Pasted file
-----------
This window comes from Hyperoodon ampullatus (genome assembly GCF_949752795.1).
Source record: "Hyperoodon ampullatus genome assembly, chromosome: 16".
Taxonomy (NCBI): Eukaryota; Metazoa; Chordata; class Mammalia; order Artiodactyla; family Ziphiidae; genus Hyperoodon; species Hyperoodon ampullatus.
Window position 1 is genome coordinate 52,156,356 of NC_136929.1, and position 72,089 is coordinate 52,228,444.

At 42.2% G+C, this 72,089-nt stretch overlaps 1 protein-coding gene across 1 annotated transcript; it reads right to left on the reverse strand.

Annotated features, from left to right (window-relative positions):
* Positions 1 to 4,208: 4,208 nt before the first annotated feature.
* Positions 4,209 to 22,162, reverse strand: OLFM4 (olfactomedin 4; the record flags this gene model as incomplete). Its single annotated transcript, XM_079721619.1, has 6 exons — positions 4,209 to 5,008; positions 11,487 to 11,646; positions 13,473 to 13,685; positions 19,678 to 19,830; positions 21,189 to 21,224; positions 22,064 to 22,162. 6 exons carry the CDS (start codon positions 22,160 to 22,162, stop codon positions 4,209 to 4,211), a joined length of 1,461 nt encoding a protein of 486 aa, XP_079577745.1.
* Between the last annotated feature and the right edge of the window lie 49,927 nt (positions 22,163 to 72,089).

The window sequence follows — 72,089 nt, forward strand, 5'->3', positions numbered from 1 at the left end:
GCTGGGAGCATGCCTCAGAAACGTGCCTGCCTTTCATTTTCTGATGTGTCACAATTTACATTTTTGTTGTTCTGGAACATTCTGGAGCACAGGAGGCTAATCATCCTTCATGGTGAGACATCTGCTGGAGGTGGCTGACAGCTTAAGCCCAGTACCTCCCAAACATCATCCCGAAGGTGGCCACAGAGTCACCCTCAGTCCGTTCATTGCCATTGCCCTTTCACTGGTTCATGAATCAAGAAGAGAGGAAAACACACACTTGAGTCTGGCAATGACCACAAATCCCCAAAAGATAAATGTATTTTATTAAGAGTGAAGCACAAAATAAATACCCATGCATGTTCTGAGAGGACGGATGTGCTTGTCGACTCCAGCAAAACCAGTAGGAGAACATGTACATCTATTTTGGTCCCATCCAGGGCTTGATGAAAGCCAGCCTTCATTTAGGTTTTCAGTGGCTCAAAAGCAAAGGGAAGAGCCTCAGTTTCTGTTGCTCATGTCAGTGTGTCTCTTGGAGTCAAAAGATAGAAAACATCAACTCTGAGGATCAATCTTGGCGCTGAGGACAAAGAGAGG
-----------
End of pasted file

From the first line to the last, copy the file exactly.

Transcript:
This window comes from Hyperoodon ampullatus (genome assembly GCF_949752795.1).
Source record: "Hyperoodon ampullatus genome assembly, chromosome: 16".
Taxonomy (NCBI): Eukaryota; Metazoa; Chordata; class Mammalia; order Artiodactyla; family Ziphiidae; genus Hyperoodon; species Hyperoodon ampullatus.
Window position 1 is genome coordinate 52,156,356 of NC_136929.1, and position 72,089 is coordinate 52,228,444.

At 42.2% G+C, this 72,089-nt stretch overlaps 1 protein-coding gene across 1 annotated transcript; it reads right to left on the reverse strand.

Annotated features, from left to right (window-relative positions):
* Positions 1 to 4,208: 4,208 nt before the first annotated feature.
* Positions 4,209 to 22,162, reverse strand: OLFM4 (olfactomedin 4; the record flags this gene model as incomplete). Its single annotated transcript, XM_079721619.1, has 6 exons — positions 4,209 to 5,008; positions 11,487 to 11,646; positions 13,473 to 13,685; positions 19,678 to 19,830; positions 21,189 to 21,224; positions 22,064 to 22,162. 6 exons carry the CDS (start codon positions 22,160 to 22,162, stop codon positions 4,209 to 4,211), a joined length of 1,461 nt encoding a protein of 486 aa, XP_079577745.1.
* Between the last annotated feature and the right edge of the window lie 49,927 nt (positions 22,163 to 72,089).

The window sequence follows — 72,089 nt, forward strand, 5'->3', positions numbered from 1 at the left end:
GCTGGGAGCATGCCTCAGAAACGTGCCTGCCTTTCATTTTCTGATGTGTCACAATTTACATTTTTGTTGTTCTGGAACATTCTGGAGCACAGGAGGCTAATCATCCTTCATGGTGAGACATCTGCTGGAGGTGGCTGACAGCTTAAGCCCAGTACCTCCCAAACATCATCCCGAAGGTGGCCACAGAGTCACCCTCAGTCCGTTCATTGCCATTGCCCTTTCACTGGTTCATGAATCAAGAAGAGAGGAAAACACACACTTGAGTCTGGCAATGACCACAAATCCCCAAAAGATAAATGTATTTTATTAAGAGTGAAGCACAAAATAAATACCCATGCATGTTCTGAGAGGACGGATGTGCTTGTCGACTCCAGCAAAACCAGTAGGAGAACATGTACATCTATTTTGGTCCCATCCAGGGCTTGATGAAAGCCAGCCTTCATTTAGGTTTTCAGTGGCTCAAAAGCAAAGGGAAGAGCCTCAGTTTCTGTTGCTCATGTCAGTGTGTCTCTTGGAGTCAAAAGATAGAAAACATCAACTCTGAGGATCAATCTTGGCGCTGAGGACAAAGAGAGG